Harvey Hess (1939 - 2012)

For a detailed biography on Harvey visit his Wikipedia page. Click the link below.

Wikipedia entry: http://en.wikipedia.org/wiki/Harvey_Hess

Harvey Hess - Hilo, Hawaii 1983



Harvey and Jerré worked together over a period of 50 years creating operas, choral symphonies, song cycles, concert arias, songs and choral pieces. They shared a mutual dream of contributing to the small, but growing, repertory of art songs and choral works in American English and in creating a new genre of lyric theatre - Hawaiian opera. Their homage to J.S. Bach, as part of the tercentennial observance of his birth (1985), companion to Bach's own "The Coffee Cantata" [BWV 211], is their comic chamber opera "The Kona Coffee Cantata," recorded by the Prague Chamber Orchestra. Below is the CD booklet for the Albany Records recording.


The Singing Snails - libretto

Composed for the ethnically diverse young ladies of St. Francis High School in Honolulu, the first Hawaiian opera for youth "The Singing Snails" was given its premiere December, 1980. All who saw the performances agreed hula and opera were a natural mix, and several of the dances in "Singing Snails" made exquisite lyric theatre. The subject for the opera, those irascible singing snails, was suggested to Harvey by Edith Kekuhikuhi Kanaka'ole, professor of Hawaiian Studies at the University of Hawaii at Hilo; and it was a perfect fit for the St. Francis H.S. Music Department. Later in the decade Jerré extracted two suites from the opera, one of which was recorded by the Slovak Radio Symphony Orchestra [see Videos & CDs].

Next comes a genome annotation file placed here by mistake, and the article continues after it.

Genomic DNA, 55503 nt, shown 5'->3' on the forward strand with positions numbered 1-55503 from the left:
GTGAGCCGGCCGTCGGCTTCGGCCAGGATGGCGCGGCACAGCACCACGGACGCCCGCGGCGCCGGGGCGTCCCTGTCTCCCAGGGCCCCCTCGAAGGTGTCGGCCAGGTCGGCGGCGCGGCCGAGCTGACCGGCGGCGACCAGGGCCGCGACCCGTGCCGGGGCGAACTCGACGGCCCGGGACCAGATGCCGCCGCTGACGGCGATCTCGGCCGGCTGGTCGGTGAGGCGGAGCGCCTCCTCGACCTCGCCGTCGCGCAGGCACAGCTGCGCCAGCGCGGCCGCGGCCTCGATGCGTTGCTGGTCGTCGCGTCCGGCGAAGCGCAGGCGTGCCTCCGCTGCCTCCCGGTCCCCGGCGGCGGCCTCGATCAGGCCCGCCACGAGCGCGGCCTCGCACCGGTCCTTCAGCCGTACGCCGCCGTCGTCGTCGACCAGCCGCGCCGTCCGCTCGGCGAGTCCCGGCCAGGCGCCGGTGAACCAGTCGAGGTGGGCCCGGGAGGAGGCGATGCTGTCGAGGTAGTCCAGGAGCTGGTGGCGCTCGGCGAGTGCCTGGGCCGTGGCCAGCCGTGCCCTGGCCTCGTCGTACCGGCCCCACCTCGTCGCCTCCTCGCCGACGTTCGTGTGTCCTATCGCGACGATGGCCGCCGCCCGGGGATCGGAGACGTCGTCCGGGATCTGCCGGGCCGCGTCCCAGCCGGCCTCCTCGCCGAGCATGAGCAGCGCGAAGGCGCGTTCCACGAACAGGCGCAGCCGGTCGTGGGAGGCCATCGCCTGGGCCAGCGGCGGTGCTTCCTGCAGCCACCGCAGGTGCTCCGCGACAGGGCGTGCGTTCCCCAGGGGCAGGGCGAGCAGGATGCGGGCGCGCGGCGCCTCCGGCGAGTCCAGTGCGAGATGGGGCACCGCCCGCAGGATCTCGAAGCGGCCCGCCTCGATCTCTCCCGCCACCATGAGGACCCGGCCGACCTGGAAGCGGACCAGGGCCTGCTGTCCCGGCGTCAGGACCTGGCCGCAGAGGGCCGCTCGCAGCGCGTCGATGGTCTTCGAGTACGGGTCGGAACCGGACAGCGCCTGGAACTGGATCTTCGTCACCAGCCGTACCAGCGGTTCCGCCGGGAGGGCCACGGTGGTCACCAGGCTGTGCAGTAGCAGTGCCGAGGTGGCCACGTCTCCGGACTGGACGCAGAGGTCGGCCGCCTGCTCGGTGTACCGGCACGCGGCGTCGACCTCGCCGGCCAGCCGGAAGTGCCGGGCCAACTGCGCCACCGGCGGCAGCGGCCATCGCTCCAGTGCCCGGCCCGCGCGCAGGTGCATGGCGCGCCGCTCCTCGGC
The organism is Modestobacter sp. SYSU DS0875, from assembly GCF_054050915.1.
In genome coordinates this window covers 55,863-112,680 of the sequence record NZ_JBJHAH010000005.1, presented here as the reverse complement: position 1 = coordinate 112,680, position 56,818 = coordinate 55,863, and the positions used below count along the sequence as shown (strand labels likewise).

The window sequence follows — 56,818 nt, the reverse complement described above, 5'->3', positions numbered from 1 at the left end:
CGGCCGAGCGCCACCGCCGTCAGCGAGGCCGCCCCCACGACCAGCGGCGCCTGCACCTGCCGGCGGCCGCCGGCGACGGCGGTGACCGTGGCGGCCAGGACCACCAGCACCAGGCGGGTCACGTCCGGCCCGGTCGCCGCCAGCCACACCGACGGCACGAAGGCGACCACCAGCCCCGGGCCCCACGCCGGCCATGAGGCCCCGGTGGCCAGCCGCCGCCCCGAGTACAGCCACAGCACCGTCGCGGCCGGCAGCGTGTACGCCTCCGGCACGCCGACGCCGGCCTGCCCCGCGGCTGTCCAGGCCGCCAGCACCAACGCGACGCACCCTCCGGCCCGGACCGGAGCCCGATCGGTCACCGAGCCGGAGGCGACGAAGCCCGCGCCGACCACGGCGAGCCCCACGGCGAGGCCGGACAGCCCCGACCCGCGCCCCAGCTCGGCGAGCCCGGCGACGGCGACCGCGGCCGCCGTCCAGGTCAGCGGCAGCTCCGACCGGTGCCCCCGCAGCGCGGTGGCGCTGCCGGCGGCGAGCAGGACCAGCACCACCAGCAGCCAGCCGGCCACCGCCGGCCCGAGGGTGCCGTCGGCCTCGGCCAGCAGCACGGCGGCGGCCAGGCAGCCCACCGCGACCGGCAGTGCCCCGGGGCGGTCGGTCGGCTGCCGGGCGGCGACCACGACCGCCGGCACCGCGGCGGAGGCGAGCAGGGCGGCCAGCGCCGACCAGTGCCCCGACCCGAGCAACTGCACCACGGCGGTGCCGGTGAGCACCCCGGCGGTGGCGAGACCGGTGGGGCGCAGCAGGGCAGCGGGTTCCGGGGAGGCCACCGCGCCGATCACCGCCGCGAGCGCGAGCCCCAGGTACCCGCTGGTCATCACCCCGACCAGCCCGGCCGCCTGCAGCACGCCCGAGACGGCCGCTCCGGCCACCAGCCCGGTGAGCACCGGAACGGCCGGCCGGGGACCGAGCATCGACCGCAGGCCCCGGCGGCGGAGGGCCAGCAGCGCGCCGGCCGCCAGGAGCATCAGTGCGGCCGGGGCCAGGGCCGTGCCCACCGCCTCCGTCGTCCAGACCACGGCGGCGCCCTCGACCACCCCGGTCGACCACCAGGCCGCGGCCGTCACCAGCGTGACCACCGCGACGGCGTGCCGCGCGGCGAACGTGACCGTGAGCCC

the garland of kane - libretto

Tracing origins to semi-mythical brothers - cultural heroes and fabled chanters - "The Garland of Kane" first saw light in Kona summer 1971, that fateful time when numerous of Harvey's and Jerré's first Hawaii-based works were created. The Opera Players of Hawaii, looking for a project for the National Bicentennial Observance, commissioned the creation of the opera in 1974 through a matching grant from the National and Hawaii State Bicentennial Commissions. John was brought into the collaboration with a grant from the National Endowment for the Arts to create designs for the set and costumes. The production sparked a local controversy over whether it was the first or second Hawaiian opera, but all were in agreement the dance [hula] that brought the opera to a rousing conclusion was an undisputed coup de theatre!